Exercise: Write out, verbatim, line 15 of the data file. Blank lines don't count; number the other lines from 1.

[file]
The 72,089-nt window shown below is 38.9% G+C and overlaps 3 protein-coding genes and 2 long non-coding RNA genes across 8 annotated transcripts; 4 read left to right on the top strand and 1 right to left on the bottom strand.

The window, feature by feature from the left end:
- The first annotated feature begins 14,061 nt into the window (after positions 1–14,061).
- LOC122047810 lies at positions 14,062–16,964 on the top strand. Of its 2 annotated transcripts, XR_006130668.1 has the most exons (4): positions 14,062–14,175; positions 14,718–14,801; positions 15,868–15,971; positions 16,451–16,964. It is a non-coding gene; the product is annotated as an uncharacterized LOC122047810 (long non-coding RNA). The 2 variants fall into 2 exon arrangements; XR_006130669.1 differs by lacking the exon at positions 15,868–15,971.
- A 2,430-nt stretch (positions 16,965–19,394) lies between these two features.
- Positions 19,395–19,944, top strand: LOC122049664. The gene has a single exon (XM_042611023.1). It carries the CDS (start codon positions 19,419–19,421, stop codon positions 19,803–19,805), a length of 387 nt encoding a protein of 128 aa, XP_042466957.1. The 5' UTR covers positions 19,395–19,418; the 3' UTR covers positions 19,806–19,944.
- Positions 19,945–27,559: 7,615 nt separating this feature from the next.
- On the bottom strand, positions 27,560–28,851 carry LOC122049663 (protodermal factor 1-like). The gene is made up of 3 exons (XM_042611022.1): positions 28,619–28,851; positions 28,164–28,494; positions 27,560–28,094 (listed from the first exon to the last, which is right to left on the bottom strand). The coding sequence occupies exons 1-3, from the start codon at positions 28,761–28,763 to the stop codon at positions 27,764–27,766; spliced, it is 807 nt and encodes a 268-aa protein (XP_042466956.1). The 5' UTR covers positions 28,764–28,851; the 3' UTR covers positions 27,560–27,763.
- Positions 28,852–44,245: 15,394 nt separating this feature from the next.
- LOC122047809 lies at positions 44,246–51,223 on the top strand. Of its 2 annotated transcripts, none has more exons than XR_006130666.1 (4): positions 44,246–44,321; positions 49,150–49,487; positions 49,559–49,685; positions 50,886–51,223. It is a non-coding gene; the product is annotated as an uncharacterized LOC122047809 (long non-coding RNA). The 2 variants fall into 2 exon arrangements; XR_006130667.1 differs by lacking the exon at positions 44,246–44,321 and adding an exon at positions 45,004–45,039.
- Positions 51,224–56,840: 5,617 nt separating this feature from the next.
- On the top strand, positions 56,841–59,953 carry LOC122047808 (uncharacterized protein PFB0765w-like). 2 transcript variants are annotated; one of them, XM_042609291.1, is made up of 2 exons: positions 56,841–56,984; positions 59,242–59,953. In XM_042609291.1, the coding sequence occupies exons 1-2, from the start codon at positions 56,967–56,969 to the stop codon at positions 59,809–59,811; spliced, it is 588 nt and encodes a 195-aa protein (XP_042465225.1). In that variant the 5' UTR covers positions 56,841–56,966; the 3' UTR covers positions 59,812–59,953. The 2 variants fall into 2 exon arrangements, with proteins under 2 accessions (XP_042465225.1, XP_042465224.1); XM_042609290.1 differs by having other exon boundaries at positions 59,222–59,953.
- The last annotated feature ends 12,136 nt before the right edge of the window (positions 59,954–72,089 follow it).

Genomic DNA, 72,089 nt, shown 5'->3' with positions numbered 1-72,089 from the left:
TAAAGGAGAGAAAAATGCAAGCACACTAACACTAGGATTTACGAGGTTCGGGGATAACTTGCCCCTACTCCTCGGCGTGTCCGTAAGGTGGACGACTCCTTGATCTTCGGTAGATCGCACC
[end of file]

TAAAGGAGAGAAAAATGCAAGCACACTAACACTAGGATTTACGAGGTTCGGGGATAACTTGCCCCTACTCCTCGGCGTGTCCGTAAGGTGGACGACTCCTTGATCTTCGGTAGATCGCACC